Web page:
School Bus Crash Surveillance Video Reviewed
In our continuing series analyzing real-world surveillance video, in this note, we examine footage from a recent school bus accident in Florida, in which more than two dozen student passengers, as well as the bus driver, were injured. This extremely dramatic video shows the moments leading up to the collision, and the immediate aftermath.
Here's the full video and news report (Video no longer available)
We see three issues with the video captured (or not captured) from this incident.
Fast Camera Switching Time
The first thing viewers will notice about this video is that it switches back and forth between the two interior cameras at an extremely fast rate, approximately twice per second. This is an older method of recording multiple cameras, instead of recording each channel independently on a multiple-input DVR. The net result of this is that the video is very difficult to watch, with the scene changing between front and rear cameras so quickly.
If you look carefully, the images from the two cameras actually "ghost" over one another, as can be seen here:
Lack of Interior Coverage
In addition to the fast switching time, the interior of the bus is poorly covered by the existing cameras. The bus driver is essentially completely out of view, making it difficult to assess his actions during the incident, and causing investigators to rely on eyewitnesses to confirm the circumstances of the crash. Cameras are not of the highest quality but provide acceptable video of activities in the bus. In the case of school buses, where passengers are known, identification-quality video is not as important, as the front camera captures detailed views of subjects as they enter the bus.
The arm in the video below is the only footage of the bus driver prior to the collision:
Lack of Exterior Video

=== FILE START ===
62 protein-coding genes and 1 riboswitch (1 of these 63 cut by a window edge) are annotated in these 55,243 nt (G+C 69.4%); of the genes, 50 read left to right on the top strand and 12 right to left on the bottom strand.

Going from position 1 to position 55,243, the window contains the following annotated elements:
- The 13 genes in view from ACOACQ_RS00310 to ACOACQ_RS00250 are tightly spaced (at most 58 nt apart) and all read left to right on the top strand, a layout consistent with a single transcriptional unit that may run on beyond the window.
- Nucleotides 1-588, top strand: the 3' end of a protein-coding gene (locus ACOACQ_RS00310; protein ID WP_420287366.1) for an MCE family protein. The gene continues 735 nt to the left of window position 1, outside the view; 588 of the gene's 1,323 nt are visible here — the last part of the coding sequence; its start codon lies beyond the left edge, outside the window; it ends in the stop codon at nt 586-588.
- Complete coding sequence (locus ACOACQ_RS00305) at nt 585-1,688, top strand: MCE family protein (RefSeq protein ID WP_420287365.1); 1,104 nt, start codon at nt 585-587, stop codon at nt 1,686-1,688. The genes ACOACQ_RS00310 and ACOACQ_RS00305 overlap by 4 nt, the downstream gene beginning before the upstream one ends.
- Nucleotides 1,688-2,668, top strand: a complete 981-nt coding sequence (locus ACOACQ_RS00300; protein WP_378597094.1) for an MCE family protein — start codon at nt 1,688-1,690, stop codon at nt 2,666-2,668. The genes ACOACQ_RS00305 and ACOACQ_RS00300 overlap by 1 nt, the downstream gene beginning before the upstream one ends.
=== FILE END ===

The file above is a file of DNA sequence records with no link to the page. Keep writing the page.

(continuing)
The lack of any cameras on the outside of the bus leaves investigators without any record of exterior conditions during the collision. In this case, the front of the vehicle is the area of importance, but in some mobile recording applications, cameras are installed watching either side of the bus, as well as the front and rear, in order to view passengers entering and exiting the bus, as well as to provide footage of any collisions which may occur.
Steps for Improvement
With all the above issues in mind, we suggest the following improvements be made:
- Multi-Channel DVR: Installing a recorder with enough channels for all cameras will immediately improve captured video. Not having to deal with the fast switching time will improve viewing of video for investigative video greatly.
- Reposition Interior Cameras: Repositioning the camera viewing the front half of the bus so it's able to see the driver, as well as the interior would provide more usable video in cases such as this collision. This way, it could be known without doubt what the bus driver was doing leading up to the incident. Cameras with wide dynamic range capability could improve video quality somewhat, as well.
- Add Front-Facing Camera: Adding a camera facing forward, through the windshield, would allow for clear video evidence in the case of collision.
- Add Remote Access: The ability to remotely access video from the bus would potentially allow school staff to view video post-incident, as well as review video leading up to the incident. If integrated with G-force sensors on the bus, the recorder could also notify staff of the collision upon impact. See our review of Drivecam, a mobile video system designed for such monitoring.